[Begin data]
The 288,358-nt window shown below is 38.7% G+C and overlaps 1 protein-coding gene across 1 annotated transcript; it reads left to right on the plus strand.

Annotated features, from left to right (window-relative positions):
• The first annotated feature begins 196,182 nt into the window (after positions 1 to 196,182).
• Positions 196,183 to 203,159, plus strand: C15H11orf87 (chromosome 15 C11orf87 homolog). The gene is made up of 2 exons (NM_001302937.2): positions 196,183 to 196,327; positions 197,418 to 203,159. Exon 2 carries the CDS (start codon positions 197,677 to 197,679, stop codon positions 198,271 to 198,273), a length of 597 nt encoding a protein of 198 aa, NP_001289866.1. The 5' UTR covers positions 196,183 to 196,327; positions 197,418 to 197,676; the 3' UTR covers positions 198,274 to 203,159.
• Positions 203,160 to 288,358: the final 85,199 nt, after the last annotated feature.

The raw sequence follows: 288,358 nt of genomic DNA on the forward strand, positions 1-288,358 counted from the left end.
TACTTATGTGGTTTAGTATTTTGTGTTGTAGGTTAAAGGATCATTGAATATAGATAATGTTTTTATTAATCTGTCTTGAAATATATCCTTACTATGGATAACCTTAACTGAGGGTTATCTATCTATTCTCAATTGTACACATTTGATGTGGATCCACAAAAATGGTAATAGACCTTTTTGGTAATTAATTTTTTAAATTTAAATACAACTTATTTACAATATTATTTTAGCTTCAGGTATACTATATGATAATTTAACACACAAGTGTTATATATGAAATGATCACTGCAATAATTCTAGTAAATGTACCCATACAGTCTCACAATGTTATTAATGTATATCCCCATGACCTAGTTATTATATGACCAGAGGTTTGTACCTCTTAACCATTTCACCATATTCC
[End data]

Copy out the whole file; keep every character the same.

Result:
The 288,358-nt window shown below is 38.7% G+C and overlaps 1 protein-coding gene across 1 annotated transcript; it reads left to right on the plus strand.

Annotated features, from left to right (window-relative positions):
• The first annotated feature begins 196,182 nt into the window (after positions 1 to 196,182).
• Positions 196,183 to 203,159, plus strand: C15H11orf87 (chromosome 15 C11orf87 homolog). The gene is made up of 2 exons (NM_001302937.2): positions 196,183 to 196,327; positions 197,418 to 203,159. Exon 2 carries the CDS (start codon positions 197,677 to 197,679, stop codon positions 198,271 to 198,273), a length of 597 nt encoding a protein of 198 aa, NP_001289866.1. The 5' UTR covers positions 196,183 to 196,327; positions 197,418 to 197,676; the 3' UTR covers positions 198,274 to 203,159.
• Positions 203,160 to 288,358: the final 85,199 nt, after the last annotated feature.

The raw sequence follows: 288,358 nt of genomic DNA on the forward strand, positions 1-288,358 counted from the left end.
TACTTATGTGGTTTAGTATTTTGTGTTGTAGGTTAAAGGATCATTGAATATAGATAATGTTTTTATTAATCTGTCTTGAAATATATCCTTACTATGGATAACCTTAACTGAGGGTTATCTATCTATTCTCAATTGTACACATTTGATGTGGATCCACAAAAATGGTAATAGACCTTTTTGGTAATTAATTTTTTAAATTTAAATACAACTTATTTACAATATTATTTTAGCTTCAGGTATACTATATGATAATTTAACACACAAGTGTTATATATGAAATGATCACTGCAATAATTCTAGTAAATGTACCCATACAGTCTCACAATGTTATTAATGTATATCCCCATGACCTAGTTATTATATGACCAGAGGTTTGTACCTCTTAACCATTTCACCATATTCC